Scott Weiland is a legend on 2 levels: as the multi-million selling, grammy winning front man of Stone Temple Pilots (STP) and Velvet Revolver, and equally for his drug addled Rock & Roll tabloid worthy antics. A rough history with substances have ended 2 hugely successful bands but the heights he has reached have granted him the freedom to continue pursuing music in the way he wants, when he wants. With a new solo album backed by a new ensemble, The Wildabouts, he is touring internationally with the U.S. next on queue to catch him up-close-and-personal.
The Grammy Museum in Downtown Los Angeles hosted “an evening with Scott Weiland”, an intimate Q&A followed by a performance of new and old material. Die hard fans spanning 3 generations of Rockers packed in to hear tales of debauchery and to dig into the creative mind of a misunderstood survivor of the 90’s Grunge era. It’s easy to make light of his past, but when you think about Kurt Cobain (Nirvana), Shannon Hoon (Blind Mellon), Layne Stayley (Alice & Chains) and countless others lost to drugs you have to respect him as a survivor. Stepping on stage and sitting with the gingerly care of an old man it was difficult to tell if he was in good health. Similarly, his answers came at a careful and easy pace but with a blunt, yet sincere, honesty that often had the crowd laughing even when it felt that humor was not the intended goal. Was this an eccentric and odd creative or a man who has suffered the ware and tare from years of addiction?
The new album, Blaster, began with finding the right guitar sound. The tedious task was performed by Weiland and his collaborator, guitarist Jeremy Brown, experimenting with pedals and amplifier combinations until they found the right tone. Once found, the song writing began. When asked about the importance of writing about what’s happening now in life and society he replied, “it’s very important when you’re young and don’t give a fuck,” but it is a process that he says, “[has changed] now that I have kids.” Pushing to be a “real rock band”, the Wildabouts’ sound blends T-Rex fuzz, Iggy & Stooges Proto-Punk and influences from newer artists in Weiland’s playlist from Arctic Monkeys, The Black Keys to Queens Of The Stone Age. When asked about his biggest song writing touchstones he sites Bob Dylan for his storytelling but “Bowie is everything.” When reviewing old Stone Temple songs the Bowie influence becomes more apparent, especially in his vocal evolution since his 1992 debut, Core, and his penchant for androgyny in the early years.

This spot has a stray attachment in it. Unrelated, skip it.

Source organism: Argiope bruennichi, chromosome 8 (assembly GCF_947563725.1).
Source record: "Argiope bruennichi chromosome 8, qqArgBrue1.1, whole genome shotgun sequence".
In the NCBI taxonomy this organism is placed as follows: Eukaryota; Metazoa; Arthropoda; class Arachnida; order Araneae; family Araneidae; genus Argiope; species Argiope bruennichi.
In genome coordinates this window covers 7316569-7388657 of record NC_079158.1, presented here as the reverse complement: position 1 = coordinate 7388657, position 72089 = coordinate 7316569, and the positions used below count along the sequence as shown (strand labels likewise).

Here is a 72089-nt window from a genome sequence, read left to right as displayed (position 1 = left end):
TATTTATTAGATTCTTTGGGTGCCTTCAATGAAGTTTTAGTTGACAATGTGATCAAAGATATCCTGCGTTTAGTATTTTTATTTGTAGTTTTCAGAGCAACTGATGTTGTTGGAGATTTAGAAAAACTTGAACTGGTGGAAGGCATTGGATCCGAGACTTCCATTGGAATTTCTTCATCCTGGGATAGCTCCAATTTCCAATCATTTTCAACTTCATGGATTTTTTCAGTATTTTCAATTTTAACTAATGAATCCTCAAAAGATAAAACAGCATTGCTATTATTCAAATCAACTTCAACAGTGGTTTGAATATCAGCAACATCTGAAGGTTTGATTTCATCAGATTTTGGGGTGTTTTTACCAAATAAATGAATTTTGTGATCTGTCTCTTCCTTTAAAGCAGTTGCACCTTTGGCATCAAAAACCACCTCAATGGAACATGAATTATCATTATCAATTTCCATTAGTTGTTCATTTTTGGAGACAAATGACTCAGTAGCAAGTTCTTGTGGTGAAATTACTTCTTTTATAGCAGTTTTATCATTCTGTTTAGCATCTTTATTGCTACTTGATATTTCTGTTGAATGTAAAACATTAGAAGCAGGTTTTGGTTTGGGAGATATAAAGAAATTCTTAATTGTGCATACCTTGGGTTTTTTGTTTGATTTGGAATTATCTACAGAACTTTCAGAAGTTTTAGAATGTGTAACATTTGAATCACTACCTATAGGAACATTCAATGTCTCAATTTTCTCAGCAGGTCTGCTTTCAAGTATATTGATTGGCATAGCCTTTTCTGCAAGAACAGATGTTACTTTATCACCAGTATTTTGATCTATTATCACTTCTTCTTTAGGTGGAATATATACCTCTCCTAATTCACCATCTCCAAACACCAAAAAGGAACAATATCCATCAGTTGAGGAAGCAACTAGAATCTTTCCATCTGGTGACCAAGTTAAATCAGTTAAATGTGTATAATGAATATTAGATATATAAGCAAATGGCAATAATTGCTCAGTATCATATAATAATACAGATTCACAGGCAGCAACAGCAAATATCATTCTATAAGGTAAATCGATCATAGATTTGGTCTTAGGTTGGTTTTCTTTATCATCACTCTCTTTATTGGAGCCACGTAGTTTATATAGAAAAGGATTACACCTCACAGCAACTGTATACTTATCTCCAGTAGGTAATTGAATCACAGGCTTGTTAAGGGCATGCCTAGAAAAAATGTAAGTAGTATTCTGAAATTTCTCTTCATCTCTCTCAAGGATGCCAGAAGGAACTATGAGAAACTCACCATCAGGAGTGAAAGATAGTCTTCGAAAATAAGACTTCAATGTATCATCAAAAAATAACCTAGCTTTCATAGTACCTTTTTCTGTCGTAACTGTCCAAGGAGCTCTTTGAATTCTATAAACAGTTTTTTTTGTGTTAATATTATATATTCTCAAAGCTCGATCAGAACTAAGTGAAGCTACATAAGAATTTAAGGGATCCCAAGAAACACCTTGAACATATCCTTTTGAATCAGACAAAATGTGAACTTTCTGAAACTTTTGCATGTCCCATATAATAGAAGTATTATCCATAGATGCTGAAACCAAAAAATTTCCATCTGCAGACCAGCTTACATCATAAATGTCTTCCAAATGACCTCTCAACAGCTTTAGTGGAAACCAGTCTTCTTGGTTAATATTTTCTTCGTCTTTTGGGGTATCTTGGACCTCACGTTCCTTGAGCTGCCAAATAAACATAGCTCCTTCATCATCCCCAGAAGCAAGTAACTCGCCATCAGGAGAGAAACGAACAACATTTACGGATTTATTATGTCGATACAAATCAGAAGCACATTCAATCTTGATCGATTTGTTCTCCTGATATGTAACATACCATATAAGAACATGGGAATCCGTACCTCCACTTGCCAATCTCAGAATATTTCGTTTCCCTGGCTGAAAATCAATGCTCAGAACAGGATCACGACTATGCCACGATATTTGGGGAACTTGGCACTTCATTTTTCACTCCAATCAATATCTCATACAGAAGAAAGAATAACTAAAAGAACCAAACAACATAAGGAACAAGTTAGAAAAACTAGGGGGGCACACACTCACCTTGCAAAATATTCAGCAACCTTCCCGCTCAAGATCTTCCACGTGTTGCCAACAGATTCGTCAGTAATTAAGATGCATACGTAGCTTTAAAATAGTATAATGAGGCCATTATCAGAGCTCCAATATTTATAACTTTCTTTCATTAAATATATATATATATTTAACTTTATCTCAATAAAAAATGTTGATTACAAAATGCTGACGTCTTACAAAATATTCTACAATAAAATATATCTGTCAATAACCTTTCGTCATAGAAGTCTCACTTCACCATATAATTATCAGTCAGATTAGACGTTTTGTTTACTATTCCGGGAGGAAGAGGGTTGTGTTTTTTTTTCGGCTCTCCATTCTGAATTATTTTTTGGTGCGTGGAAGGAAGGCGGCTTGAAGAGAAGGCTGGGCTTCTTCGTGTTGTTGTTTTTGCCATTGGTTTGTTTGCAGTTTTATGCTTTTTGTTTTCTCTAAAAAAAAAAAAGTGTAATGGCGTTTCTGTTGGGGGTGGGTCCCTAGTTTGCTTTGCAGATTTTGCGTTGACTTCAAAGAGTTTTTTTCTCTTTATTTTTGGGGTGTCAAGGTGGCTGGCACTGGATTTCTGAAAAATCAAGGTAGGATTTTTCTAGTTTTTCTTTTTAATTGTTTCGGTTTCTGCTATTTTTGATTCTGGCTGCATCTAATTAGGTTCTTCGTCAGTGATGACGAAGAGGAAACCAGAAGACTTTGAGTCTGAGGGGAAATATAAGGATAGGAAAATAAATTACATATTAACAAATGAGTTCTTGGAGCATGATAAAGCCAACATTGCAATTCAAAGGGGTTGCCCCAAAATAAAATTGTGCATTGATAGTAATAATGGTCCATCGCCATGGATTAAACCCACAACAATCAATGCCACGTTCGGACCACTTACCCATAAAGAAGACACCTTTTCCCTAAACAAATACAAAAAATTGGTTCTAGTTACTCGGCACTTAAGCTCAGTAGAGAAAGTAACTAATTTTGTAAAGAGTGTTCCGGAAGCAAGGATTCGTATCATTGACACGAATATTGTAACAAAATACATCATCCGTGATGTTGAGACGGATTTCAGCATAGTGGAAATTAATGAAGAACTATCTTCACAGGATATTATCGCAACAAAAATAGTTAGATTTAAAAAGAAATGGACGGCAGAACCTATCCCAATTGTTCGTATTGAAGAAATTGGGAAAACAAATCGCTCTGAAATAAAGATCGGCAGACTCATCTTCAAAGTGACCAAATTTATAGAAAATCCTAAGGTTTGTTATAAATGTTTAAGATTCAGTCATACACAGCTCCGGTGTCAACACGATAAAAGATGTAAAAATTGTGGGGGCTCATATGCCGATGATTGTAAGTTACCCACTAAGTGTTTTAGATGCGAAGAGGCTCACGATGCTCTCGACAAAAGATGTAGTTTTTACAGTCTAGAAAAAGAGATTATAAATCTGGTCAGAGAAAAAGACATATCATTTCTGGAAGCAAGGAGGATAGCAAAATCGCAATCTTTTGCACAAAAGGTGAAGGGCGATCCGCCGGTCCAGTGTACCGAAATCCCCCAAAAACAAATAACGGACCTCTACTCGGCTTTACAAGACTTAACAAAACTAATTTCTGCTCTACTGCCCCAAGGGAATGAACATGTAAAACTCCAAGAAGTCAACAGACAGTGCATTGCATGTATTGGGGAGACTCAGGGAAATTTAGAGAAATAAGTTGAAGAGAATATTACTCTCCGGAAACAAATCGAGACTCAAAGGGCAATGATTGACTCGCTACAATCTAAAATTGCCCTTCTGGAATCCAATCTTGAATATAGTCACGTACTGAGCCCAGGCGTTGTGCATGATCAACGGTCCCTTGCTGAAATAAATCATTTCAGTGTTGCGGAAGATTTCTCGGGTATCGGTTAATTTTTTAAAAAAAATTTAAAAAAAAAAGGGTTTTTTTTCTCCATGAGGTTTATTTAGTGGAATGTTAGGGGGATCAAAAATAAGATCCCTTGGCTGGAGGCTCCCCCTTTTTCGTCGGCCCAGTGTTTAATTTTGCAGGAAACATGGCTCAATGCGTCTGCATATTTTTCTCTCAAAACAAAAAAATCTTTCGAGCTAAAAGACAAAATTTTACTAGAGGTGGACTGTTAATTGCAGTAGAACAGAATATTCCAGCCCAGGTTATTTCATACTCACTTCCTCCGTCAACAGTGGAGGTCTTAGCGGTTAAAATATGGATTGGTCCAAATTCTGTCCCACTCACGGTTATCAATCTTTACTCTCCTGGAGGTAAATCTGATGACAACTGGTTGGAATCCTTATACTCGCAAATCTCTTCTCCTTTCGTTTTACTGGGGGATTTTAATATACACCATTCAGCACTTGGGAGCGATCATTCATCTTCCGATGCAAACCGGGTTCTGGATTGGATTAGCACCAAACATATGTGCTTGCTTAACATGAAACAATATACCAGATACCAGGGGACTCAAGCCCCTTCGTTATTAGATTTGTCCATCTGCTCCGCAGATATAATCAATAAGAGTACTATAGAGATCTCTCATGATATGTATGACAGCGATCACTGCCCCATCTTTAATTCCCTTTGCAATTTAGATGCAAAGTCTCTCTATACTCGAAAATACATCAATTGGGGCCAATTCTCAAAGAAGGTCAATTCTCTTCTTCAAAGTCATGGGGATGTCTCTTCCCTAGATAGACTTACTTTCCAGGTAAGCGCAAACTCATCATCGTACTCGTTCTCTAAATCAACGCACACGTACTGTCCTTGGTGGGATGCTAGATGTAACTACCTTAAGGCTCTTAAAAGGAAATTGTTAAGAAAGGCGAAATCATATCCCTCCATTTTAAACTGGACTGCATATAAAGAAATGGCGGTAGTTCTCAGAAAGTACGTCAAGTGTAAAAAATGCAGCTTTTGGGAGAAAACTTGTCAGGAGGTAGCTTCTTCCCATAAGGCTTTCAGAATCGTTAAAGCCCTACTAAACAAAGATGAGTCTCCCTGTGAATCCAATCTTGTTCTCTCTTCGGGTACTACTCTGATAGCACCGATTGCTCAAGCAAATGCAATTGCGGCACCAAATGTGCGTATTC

In a music industry that barely resembles the one that hoisted him to mega-star status in the 90s his strategy is, “writing it the best you can, recording it the best you can and then performing it.” Bringing it to the people in a DIY fashion has become the rule of thumb for all budding bands, and for an established star to change with the times, not resting on his laurels, is admirable. His touring band differs from the crew that recorded the album. On the day before Blaster was released, guitarist Jeremy Brown passed away. Rather than letting the album drop without a supporting tour, Weiland regrouped and now tours with Nick Mayberry on guitar, Tommy Black on bass (the only member who also recorded the album) and Queens Of The Stone Age drummer Joey Castillo.
“It’s about to get loud,” Scott warns through one of his megaphones as the stage techs clear the chairs from the Q&A session and the Wildabouts pick up their instruments. In a modest auditorium built more for discussions and acoustic sets, the true to form Rock & Roll ensemble blasted into action with the new single “Modzilla”, a Marc Bolan-esque Garage track layered with STP aggression. Not one to ignore why the seats are filled, they immediately followed with his classic “Vasoline” from STP’s 1994 album Purple. Showing the same ginger movement as when he walked on stage, Weiland’s voice exhibited an equally fragile tone. As he signaled for ear monitors to be adjusted and mic levels to be raised the fans gave him the benefit of the doubt. Upon the opening line of Velvet Revolver’s “Do It For The Kids” he screams, “went to fast I’m out of luck and I don’t even give a fuck!” seemingly shaking all the dust off his vocal chords, bringing him to life as he danced awkwardly with trademark movement around the tiny stage. From that point on he knocked out one more new song, “Hotel Rio”, plus STP classics “Unglued” and crowd favorite “Big Empty” to the satisfaction of those waiting to re-experience the man they’ve followed for 20 plus years.
In spite of what age and decades of wild nights have done to the man, he and The Grammy Museum curated a night most will not forget. A night that provided incite to an icon of the Gen-X era who stayed true to classic Rock & Roll when others have deviated in their search for mainstream relevance. Time will tell if he possesses the Keith Richards gene of immortality but one can only hope Scott Weiland stays clean and keeps bringing us those classics live for decades to come.
– Dominic Painter
Photo Credit: Rebecca Sapp/WireImage.com